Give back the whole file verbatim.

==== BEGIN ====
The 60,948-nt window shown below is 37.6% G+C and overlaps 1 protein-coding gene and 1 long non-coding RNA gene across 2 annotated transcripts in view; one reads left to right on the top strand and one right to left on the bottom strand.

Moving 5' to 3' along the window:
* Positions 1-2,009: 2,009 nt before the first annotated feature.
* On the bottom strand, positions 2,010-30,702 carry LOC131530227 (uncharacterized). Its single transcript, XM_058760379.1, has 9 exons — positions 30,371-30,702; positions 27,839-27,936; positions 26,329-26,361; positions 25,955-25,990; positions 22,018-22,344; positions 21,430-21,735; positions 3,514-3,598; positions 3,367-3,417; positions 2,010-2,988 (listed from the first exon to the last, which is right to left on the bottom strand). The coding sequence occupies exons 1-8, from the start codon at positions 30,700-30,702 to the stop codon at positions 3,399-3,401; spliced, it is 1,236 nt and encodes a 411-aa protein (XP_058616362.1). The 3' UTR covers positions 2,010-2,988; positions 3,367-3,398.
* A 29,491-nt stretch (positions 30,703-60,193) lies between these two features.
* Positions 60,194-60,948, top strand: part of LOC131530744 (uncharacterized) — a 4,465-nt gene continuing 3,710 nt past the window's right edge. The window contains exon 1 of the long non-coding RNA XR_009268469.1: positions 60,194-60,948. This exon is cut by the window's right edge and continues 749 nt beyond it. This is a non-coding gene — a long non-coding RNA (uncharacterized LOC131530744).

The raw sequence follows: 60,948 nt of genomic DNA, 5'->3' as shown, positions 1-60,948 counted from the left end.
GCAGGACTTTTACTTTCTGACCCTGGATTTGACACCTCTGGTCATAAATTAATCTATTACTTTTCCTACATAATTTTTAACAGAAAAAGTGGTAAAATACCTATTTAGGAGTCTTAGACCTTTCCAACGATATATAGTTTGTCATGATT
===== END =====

The 60,948-nt window shown below is 37.6% G+C and overlaps 1 protein-coding gene and 1 long non-coding RNA gene across 2 annotated transcripts in view; one reads left to right on the top strand and one right to left on the bottom strand.

Moving 5' to 3' along the window:
* Positions 1-2,009: 2,009 nt before the first annotated feature.
* On the bottom strand, positions 2,010-30,702 carry LOC131530227 (uncharacterized). Its single transcript, XM_058760379.1, has 9 exons — positions 30,371-30,702; positions 27,839-27,936; positions 26,329-26,361; positions 25,955-25,990; positions 22,018-22,344; positions 21,430-21,735; positions 3,514-3,598; positions 3,367-3,417; positions 2,010-2,988 (listed from the first exon to the last, which is right to left on the bottom strand). The coding sequence occupies exons 1-8, from the start codon at positions 30,700-30,702 to the stop codon at positions 3,399-3,401; spliced, it is 1,236 nt and encodes a 411-aa protein (XP_058616362.1). The 3' UTR covers positions 2,010-2,988; positions 3,367-3,398.
* A 29,491-nt stretch (positions 30,703-60,193) lies between these two features.
* Positions 60,194-60,948, top strand: part of LOC131530744 (uncharacterized) — a 4,465-nt gene continuing 3,710 nt past the window's right edge. The window contains exon 1 of the long non-coding RNA XR_009268469.1: positions 60,194-60,948. This exon is cut by the window's right edge and continues 749 nt beyond it. This is a non-coding gene — a long non-coding RNA (uncharacterized LOC131530744).

The raw sequence follows: 60,948 nt of genomic DNA, 5'->3' as shown, positions 1-60,948 counted from the left end.
GCAGGACTTTTACTTTCTGACCCTGGATTTGACACCTCTGGTCATAAATTAATCTATTACTTTTCCTACATAATTTTTAACAGAAAAAGTGGTAAAATACCTATTTAGGAGTCTTAGACCTTTCCAACGATATATAGTTTGTCATGATT